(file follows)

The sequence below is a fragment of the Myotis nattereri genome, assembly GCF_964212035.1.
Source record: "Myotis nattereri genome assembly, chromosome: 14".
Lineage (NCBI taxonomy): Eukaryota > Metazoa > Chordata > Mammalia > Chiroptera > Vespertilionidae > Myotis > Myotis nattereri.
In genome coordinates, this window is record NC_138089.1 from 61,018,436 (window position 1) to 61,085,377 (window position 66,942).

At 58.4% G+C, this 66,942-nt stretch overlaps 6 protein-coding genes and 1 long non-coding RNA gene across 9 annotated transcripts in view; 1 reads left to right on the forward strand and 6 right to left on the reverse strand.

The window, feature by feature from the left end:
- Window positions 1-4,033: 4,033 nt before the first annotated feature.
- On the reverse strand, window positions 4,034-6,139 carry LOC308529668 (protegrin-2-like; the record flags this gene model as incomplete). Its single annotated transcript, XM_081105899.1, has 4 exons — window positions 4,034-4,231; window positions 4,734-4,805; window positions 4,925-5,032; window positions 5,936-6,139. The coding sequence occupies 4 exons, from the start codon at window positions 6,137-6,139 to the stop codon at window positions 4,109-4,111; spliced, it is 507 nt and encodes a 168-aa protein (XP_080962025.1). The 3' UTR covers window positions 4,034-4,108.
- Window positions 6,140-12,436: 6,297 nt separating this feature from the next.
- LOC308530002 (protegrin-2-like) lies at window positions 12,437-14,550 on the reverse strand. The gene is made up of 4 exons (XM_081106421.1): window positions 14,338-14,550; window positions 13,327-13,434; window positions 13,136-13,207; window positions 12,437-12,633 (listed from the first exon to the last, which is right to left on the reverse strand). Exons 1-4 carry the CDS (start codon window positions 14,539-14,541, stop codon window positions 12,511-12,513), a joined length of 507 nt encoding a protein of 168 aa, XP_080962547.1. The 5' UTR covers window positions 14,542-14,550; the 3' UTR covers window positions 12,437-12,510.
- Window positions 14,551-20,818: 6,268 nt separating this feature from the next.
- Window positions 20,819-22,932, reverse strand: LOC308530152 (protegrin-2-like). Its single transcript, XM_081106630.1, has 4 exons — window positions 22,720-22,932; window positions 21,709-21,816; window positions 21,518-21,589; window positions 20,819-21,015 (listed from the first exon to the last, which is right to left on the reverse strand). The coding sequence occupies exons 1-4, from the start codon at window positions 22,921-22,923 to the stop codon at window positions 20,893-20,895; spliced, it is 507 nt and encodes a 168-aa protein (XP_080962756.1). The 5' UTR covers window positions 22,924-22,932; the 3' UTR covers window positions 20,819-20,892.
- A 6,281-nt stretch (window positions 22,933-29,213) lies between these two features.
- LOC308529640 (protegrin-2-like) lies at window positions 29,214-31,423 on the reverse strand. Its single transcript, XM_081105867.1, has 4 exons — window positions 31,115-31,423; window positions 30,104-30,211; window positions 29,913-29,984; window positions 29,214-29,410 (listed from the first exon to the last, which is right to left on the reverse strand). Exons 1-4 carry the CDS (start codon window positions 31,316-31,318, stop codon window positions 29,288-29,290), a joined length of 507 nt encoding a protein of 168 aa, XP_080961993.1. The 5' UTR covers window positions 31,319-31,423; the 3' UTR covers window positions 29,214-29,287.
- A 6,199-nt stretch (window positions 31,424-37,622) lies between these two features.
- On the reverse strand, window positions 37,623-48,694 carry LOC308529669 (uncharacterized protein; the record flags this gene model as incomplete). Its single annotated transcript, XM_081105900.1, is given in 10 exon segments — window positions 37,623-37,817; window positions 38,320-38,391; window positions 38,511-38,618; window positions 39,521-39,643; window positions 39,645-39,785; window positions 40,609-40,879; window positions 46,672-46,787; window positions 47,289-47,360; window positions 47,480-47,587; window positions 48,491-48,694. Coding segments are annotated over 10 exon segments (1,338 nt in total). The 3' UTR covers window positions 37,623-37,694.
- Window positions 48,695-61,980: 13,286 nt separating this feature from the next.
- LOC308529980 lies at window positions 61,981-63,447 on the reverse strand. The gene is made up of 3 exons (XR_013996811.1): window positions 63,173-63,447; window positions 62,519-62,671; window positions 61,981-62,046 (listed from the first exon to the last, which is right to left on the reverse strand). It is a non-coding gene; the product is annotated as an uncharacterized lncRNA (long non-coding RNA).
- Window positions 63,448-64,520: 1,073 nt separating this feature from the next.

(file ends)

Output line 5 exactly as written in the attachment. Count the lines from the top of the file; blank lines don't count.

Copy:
At 58.4% G+C, this 66,942-nt stretch overlaps 6 protein-coding genes and 1 long non-coding RNA gene across 9 annotated transcripts in view; 1 reads left to right on the forward strand and 6 right to left on the reverse strand.